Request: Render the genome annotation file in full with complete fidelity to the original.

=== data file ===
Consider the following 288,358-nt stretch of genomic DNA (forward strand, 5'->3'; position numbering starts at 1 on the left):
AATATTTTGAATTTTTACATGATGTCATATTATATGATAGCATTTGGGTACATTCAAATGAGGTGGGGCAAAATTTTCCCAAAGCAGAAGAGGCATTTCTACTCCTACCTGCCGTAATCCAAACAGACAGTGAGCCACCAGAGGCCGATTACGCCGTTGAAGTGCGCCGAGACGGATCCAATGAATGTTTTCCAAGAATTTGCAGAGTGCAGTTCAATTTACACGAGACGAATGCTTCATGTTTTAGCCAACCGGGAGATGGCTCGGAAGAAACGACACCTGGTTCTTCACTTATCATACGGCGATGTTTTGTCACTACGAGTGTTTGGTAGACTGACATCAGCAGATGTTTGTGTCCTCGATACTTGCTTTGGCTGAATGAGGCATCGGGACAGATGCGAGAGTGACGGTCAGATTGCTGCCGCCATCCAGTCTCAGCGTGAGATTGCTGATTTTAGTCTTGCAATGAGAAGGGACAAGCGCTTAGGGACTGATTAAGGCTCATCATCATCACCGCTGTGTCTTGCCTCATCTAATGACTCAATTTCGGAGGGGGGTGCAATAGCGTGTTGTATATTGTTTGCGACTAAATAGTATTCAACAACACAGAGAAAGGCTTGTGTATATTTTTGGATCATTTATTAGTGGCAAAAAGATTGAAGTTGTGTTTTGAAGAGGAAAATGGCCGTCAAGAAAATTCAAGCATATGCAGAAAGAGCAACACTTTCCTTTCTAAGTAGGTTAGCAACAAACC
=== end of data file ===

Consider the following 288,358-nt stretch of genomic DNA (forward strand, 5'->3'; position numbering starts at 1 on the left):
AATATTTTGAATTTTTACATGATGTCATATTATATGATAGCATTTGGGTACATTCAAATGAGGTGGGGCAAAATTTTCCCAAAGCAGAAGAGGCATTTCTACTCCTACCTGCCGTAATCCAAACAGACAGTGAGCCACCAGAGGCCGATTACGCCGTTGAAGTGCGCCGAGACGGATCCAATGAATGTTTTCCAAGAATTTGCAGAGTGCAGTTCAATTTACACGAGACGAATGCTTCATGTTTTAGCCAACCGGGAGATGGCTCGGAAGAAACGACACCTGGTTCTTCACTTATCATACGGCGATGTTTTGTCACTACGAGTGTTTGGTAGACTGACATCAGCAGATGTTTGTGTCCTCGATACTTGCTTTGGCTGAATGAGGCATCGGGACAGATGCGAGAGTGACGGTCAGATTGCTGCCGCCATCCAGTCTCAGCGTGAGATTGCTGATTTTAGTCTTGCAATGAGAAGGGACAAGCGCTTAGGGACTGATTAAGGCTCATCATCATCACCGCTGTGTCTTGCCTCATCTAATGACTCAATTTCGGAGGGGGGTGCAATAGCGTGTTGTATATTGTTTGCGACTAAATAGTATTCAACAACACAGAGAAAGGCTTGTGTATATTTTTGGATCATTTATTAGTGGCAAAAAGATTGAAGTTGTGTTTTGAAGAGGAAAATGGCCGTCAAGAAAATTCAAGCATATGCAGAAAGAGCAACACTTTCCTTTCTAAGTAGGTTAGCAACAAACC